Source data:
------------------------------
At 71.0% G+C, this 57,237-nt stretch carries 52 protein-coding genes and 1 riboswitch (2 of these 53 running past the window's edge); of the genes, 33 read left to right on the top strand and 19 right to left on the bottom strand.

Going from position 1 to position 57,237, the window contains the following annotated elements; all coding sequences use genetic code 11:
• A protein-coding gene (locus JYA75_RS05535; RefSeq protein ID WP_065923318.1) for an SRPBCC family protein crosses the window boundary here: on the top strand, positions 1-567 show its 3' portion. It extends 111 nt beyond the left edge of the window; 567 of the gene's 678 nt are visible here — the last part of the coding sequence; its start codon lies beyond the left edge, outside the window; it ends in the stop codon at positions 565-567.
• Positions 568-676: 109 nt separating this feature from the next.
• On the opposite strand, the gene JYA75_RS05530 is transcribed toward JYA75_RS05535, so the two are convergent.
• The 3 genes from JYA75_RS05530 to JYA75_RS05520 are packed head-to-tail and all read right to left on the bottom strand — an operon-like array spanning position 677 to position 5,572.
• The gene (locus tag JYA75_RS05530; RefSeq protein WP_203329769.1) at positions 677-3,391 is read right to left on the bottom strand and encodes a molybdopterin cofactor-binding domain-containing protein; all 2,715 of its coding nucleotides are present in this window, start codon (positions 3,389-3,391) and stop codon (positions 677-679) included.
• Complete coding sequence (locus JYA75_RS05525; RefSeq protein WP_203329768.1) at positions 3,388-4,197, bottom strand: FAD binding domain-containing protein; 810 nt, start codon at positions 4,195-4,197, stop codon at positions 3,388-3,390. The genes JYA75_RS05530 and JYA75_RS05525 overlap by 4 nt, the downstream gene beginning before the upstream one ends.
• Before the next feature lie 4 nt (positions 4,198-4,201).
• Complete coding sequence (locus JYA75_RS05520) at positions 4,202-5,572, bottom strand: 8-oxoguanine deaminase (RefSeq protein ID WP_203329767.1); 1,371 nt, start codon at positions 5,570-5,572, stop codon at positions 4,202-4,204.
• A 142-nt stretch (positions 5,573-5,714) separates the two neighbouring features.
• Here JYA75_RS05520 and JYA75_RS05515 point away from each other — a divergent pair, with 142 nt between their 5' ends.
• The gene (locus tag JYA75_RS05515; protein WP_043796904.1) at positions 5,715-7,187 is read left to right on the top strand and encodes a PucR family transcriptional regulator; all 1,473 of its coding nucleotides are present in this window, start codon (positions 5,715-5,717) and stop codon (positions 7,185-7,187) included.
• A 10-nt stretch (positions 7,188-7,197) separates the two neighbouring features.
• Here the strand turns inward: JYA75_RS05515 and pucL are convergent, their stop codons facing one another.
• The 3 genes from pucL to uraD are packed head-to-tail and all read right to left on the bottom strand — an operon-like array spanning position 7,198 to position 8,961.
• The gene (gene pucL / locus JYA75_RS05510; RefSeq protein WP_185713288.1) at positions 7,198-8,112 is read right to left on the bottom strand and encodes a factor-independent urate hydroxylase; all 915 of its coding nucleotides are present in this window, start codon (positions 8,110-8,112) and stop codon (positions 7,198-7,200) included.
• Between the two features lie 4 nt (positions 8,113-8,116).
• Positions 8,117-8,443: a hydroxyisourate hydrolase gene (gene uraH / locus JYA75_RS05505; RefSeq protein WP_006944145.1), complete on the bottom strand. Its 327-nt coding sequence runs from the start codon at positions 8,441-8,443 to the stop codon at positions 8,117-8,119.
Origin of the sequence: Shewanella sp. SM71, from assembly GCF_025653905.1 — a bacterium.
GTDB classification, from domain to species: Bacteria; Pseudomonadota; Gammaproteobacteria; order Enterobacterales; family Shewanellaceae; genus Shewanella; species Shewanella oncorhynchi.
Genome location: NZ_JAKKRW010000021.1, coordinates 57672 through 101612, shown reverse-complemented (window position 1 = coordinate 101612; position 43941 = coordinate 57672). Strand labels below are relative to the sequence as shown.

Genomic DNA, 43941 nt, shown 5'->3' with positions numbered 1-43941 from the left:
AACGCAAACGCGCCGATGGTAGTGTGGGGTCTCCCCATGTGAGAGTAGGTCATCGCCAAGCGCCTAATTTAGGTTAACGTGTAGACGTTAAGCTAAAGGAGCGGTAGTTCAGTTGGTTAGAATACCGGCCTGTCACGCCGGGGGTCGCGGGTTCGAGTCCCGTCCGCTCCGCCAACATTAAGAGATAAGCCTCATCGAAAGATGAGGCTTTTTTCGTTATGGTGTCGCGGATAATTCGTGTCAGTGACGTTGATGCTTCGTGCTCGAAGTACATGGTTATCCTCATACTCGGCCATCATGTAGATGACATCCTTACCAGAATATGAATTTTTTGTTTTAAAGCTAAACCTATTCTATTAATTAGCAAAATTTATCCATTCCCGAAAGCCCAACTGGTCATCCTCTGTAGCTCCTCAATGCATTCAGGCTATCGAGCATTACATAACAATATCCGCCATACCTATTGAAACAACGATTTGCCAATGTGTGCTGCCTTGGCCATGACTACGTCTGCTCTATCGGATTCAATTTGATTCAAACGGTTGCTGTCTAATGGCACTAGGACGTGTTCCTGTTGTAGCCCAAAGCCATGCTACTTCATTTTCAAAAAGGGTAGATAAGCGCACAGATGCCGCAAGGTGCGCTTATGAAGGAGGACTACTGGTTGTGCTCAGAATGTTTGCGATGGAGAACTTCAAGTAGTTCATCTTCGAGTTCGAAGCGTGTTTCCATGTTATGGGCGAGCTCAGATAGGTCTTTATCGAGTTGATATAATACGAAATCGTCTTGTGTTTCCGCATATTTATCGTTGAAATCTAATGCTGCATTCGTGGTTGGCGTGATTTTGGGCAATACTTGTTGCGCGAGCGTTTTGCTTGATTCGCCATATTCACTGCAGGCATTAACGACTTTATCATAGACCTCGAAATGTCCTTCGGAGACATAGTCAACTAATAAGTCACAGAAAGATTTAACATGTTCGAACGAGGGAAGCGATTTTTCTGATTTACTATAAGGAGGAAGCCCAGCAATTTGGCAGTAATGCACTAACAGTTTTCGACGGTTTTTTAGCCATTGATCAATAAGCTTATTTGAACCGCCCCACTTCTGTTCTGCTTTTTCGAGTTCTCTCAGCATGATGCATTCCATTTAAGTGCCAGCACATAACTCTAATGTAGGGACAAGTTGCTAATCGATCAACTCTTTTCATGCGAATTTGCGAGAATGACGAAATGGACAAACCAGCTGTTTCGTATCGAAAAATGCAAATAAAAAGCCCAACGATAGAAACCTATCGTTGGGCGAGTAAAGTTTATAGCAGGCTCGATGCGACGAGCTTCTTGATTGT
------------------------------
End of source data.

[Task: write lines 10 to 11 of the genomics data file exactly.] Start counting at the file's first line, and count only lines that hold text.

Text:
• Complete coding sequence (locus JYA75_RS05520) at positions 4,202-5,572, bottom strand: 8-oxoguanine deaminase (RefSeq protein ID WP_203329767.1); 1,371 nt, start codon at positions 5,570-5,572, stop codon at positions 4,202-4,204.
• A 142-nt stretch (positions 5,573-5,714) separates the two neighbouring features.